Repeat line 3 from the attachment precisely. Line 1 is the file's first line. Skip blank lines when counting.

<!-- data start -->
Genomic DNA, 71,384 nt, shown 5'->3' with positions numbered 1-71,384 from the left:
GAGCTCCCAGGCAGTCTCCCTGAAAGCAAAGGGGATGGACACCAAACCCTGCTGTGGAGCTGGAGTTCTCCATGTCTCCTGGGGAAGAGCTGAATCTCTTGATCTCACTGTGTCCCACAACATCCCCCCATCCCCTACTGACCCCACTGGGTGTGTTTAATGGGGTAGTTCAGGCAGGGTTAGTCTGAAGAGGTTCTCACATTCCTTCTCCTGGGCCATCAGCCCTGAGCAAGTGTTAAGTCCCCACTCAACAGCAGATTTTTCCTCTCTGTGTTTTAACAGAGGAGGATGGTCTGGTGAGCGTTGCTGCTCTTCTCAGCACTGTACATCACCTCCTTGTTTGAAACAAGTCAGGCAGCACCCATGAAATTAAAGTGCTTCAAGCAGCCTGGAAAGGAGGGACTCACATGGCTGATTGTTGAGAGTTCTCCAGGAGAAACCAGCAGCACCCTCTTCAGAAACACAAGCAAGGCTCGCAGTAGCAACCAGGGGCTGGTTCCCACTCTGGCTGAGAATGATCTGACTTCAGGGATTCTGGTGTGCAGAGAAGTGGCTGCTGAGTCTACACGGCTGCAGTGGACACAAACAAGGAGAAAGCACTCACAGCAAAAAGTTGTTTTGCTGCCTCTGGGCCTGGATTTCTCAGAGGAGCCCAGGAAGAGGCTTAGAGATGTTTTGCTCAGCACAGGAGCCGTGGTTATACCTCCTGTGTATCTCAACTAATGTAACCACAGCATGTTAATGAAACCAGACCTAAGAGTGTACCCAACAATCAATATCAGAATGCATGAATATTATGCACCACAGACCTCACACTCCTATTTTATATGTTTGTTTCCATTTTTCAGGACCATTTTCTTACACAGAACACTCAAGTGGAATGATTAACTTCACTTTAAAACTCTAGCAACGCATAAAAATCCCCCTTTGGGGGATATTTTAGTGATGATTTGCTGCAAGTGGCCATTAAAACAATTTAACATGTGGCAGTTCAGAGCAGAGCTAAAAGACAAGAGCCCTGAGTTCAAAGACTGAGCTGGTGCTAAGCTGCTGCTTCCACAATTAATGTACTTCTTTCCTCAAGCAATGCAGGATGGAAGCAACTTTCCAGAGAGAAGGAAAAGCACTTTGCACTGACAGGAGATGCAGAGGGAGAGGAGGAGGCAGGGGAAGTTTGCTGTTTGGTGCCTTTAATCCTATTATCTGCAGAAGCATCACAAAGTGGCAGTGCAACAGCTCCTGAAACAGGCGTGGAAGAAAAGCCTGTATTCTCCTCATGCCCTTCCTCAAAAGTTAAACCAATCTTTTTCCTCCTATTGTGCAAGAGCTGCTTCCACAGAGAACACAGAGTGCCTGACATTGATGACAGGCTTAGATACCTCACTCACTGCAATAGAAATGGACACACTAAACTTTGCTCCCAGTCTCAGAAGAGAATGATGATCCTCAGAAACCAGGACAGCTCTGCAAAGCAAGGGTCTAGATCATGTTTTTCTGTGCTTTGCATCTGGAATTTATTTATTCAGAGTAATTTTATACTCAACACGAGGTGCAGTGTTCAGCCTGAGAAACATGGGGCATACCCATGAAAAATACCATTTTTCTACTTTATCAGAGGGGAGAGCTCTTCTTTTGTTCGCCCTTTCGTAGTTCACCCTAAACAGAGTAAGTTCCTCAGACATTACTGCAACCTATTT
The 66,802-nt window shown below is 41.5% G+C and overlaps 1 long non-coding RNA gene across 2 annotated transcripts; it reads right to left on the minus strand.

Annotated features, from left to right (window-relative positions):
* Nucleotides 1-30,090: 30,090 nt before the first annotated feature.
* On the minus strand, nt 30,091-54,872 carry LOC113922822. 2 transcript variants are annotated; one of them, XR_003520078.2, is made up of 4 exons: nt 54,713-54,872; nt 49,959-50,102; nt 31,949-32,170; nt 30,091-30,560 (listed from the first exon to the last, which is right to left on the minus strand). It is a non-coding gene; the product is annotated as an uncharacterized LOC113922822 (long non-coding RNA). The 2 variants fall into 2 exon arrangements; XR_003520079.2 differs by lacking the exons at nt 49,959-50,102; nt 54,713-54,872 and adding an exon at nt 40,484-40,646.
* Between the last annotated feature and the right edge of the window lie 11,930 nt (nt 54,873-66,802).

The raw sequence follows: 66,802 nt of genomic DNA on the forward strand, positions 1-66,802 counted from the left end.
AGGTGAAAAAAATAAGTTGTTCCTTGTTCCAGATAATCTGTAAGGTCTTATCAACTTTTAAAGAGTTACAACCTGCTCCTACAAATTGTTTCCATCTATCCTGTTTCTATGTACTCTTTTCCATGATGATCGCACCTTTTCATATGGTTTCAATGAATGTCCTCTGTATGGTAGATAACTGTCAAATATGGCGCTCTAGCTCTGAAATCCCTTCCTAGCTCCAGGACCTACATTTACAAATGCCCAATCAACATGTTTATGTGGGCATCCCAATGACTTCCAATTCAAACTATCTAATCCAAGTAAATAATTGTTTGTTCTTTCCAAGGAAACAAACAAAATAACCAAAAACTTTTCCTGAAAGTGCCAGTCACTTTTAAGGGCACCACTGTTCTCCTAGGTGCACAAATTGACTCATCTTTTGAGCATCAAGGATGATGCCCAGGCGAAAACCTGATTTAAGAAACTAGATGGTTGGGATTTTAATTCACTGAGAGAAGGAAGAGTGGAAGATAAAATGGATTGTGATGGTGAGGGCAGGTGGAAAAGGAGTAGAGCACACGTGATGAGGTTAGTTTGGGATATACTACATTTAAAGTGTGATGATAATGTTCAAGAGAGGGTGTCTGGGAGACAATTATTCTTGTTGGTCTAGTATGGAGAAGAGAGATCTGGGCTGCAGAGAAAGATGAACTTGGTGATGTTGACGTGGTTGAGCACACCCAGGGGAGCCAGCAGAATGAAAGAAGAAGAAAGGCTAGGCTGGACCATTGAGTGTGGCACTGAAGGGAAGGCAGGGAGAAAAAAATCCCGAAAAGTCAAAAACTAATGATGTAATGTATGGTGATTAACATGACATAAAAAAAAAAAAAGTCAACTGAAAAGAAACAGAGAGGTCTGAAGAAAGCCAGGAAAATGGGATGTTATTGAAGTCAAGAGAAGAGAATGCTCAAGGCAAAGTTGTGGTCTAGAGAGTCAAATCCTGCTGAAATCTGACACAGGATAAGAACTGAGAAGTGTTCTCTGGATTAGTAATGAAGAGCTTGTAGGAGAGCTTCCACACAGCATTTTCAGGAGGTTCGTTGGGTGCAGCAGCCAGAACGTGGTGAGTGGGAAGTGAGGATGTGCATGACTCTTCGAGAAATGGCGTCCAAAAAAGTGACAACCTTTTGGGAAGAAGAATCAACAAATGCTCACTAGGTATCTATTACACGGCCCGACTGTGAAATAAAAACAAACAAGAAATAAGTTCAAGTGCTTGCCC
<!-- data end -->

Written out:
The 66,802-nt window shown below is 41.5% G+C and overlaps 1 long non-coding RNA gene across 2 annotated transcripts; it reads right to left on the minus strand.